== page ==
Political MoJo

Defending a Free Press

| Tue Jul. 11, 2006 5:23 PM EDT

"When in Doubt, Publish." That's the title of an essay defending the New York Times' decision to run the SWIFT story. "We believe that in the case of a close call, the press should publish when editors are convinced that more damage will be done to our democratic society by keeping information away from the American people than by leveling with them."

I fully agree, and I'd emphasize one point here: The government for too long has abused its classification system. Things that should never be secret are kept bottled up for years for bizarre and purely arbitrary reasons. (The CIA's budget from 1947 is still classified, even though, for instance, the 1998 budget is public.) There's often no reason to trust an official request that this or that be kept out of the papers—and less so with this administration, which has elevated wanton secrecy to an art form. If the government wants to persuade journalists that some state secrets are too sensitive and too important to divulge, then it should stop needlessly keeping secret so many things that don't fall under that category. A clearer line would help everyone here.

UPDATE: Jay Rosen has a very good post on this subject that's worth reading in full.

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The Tax Cuts Are Working? Hardly.

Tue Jul. 11, 2006 5:04 PM EDT

As expected, the Bush administration announced today that this year's budget deficit is not nearly as bad as officials had predicted it would be a few months ago. On the off- chance that this strikes you as cause for celebration, you can reuse the same party hat you wore last year. According to the Los Angeles Times, "This will be the third year in a row that the administration put forth relatively gloomy deficit forecasts early on, only to announce months later that things had turned out better than expected. To some skeptics, it's beginning to look like an economic version of the old 'expectations' game."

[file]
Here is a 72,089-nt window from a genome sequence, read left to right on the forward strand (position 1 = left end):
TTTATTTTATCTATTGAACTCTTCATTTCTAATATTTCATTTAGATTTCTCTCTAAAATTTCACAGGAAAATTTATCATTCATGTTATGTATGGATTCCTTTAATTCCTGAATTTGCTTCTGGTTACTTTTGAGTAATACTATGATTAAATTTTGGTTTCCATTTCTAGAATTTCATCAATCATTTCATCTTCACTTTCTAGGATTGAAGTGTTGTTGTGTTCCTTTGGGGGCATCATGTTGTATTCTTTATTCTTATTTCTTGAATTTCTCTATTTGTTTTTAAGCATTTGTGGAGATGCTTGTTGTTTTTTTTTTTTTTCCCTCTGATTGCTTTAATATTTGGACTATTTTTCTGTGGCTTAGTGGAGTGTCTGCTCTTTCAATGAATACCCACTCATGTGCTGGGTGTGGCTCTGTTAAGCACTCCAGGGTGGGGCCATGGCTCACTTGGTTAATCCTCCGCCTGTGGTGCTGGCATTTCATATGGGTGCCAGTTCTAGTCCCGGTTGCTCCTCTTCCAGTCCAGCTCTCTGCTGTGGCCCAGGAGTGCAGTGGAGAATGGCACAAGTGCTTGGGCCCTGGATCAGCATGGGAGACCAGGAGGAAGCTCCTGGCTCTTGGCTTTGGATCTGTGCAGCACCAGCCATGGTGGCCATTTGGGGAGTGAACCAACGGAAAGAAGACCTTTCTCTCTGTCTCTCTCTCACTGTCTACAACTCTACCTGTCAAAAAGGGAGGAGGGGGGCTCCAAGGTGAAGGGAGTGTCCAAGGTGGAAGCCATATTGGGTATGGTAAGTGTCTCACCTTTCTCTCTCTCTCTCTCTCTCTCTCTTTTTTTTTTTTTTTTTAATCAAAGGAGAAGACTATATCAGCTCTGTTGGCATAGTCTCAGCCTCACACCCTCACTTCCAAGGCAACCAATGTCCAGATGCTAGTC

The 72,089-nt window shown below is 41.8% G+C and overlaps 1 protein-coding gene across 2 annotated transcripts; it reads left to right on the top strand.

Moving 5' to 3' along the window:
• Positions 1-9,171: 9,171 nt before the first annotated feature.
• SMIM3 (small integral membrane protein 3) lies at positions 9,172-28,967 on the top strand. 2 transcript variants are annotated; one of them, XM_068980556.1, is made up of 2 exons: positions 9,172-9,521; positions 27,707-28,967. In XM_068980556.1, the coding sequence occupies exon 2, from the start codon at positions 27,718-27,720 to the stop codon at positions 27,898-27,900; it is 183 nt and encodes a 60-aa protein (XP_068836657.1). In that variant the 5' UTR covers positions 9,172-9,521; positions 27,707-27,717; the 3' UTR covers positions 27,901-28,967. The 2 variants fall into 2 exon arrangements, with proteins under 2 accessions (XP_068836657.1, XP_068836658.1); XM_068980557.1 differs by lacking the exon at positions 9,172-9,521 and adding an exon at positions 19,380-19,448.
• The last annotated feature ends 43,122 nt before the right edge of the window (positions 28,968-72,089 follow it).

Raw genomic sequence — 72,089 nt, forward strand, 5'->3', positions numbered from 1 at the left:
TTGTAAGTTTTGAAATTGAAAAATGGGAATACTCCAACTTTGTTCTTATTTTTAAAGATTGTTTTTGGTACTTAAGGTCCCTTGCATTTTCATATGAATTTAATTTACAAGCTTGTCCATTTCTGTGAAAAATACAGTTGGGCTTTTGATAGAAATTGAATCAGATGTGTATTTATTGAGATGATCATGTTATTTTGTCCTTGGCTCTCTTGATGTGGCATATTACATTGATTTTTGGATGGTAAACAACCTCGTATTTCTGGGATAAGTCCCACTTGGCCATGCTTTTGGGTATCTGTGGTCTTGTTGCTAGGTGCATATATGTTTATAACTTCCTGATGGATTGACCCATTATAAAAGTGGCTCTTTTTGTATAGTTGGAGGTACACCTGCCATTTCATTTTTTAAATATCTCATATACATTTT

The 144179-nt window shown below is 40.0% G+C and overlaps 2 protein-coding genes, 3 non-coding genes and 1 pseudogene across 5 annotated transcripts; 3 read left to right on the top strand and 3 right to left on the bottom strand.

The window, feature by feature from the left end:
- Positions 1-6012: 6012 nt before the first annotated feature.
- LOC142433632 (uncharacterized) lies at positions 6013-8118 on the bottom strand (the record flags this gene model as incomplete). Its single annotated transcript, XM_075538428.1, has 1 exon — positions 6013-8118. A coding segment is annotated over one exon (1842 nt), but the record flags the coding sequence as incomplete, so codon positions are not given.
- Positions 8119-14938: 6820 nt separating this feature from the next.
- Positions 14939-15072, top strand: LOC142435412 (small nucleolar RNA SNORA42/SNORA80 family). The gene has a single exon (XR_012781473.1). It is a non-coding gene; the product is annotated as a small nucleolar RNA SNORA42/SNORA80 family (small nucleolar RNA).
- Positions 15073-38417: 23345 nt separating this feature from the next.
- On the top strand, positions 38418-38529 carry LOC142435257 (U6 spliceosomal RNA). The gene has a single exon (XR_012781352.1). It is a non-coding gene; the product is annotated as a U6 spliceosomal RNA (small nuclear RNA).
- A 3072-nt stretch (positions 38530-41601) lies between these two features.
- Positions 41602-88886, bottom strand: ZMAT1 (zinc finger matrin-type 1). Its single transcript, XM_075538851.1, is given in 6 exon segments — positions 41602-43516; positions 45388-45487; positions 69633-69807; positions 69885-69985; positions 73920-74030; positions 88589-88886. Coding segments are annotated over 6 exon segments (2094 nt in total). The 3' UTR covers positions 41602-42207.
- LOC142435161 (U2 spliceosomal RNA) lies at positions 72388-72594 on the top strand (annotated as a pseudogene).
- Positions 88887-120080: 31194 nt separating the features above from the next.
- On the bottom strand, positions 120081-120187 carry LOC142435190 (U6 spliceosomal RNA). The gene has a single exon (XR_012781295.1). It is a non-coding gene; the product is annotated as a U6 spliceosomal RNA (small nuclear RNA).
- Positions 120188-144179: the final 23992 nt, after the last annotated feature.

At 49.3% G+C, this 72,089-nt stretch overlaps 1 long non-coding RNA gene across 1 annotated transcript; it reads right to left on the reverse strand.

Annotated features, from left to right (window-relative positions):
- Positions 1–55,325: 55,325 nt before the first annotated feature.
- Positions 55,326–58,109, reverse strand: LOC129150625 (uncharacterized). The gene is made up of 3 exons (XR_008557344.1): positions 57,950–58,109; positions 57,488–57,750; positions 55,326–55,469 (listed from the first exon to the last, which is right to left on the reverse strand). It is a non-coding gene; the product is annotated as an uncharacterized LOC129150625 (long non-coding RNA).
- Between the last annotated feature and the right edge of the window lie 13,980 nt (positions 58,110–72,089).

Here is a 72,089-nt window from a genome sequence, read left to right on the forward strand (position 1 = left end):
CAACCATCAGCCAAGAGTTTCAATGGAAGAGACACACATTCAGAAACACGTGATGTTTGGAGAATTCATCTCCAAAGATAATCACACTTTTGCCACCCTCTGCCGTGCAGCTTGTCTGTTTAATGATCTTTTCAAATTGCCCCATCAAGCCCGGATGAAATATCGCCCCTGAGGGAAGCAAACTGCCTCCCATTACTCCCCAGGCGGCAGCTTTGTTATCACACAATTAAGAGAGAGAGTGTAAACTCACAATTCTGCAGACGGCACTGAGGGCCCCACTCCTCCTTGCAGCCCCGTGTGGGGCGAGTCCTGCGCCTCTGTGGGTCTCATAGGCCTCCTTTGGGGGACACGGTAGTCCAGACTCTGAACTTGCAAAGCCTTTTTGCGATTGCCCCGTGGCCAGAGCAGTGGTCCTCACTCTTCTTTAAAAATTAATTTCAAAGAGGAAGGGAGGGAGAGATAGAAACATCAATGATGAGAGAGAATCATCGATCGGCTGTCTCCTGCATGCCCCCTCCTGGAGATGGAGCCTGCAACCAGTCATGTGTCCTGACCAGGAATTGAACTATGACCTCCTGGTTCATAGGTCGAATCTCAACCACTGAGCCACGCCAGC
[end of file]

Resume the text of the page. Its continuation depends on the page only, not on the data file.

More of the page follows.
To President Bush, on the other hand, the news looked like proof that he had it right all along. "The tax cuts we passed work," he declared this morning. Economists at the Center for Budget and Policy Priorities, meanwhile, dispute this claim, using data gleaned from a Treasury Department analysis presented at the very same Mid-Session Review at which President Bush made his announcement. Guess they shouldn't have commissioned that study…

Big Dig Now Killing People

| Tue Jul. 11, 2006 5:01 PM EDT

A slab of concrete fell from one of the Big Dig tunnels in Boston and killed a woman yesterday, according to news reports. This Times story discusses what an out-and-out boondoggle the entire project was. They neglected to note, though, that prior to 2001, the chief executive of the Massachusetts Turnpike Authority was Andrew Natsios, under whose tenure "the biggest rise in costs, from $10.8 billion to $14.7 billion, took place." Anyway, Natsios then went on to join the Bush administration and become… head of the U.S. Agency for International Development, which was, among other things, responsible for rebuilding infrastructure in Iraq. Make of that what you will, although recurring themes like this one aren't very amusing after awhile.

Newsweek "Covers" Mexico

| Tue Jul. 11, 2006 4:29 PM EDT

Newsweek pulls off a neat rhetorical trick in its coverage of the Mexico election:

The ex-mayor [Andrés Manuel López Obrador] vowed to challenge the result before a federal election tribunal; his infuriated supporters threatened to take to the streets. Their resistance could muddle the political picture for months, confusing not just Mexicans but outside observers who had looked to the ballot for a clear indication of which way Latin America was tilting—toward the leftist populism of Venezuela's Hugo Chávez, or the pro-market, pro-U.S. stance of Colombia's Alvaro Uribe.
Obrador, of course, isn't like Chávez at all, apart from the fact that they're both, broadly speaking, "leftists." But Felipe Calderón's supporters have been putting up images linking Chávez and Obrador for weeks, as a campaign tactic to drive down the ex-mayor's ratings. And Newsweek dutifully laps it up. Nicely done.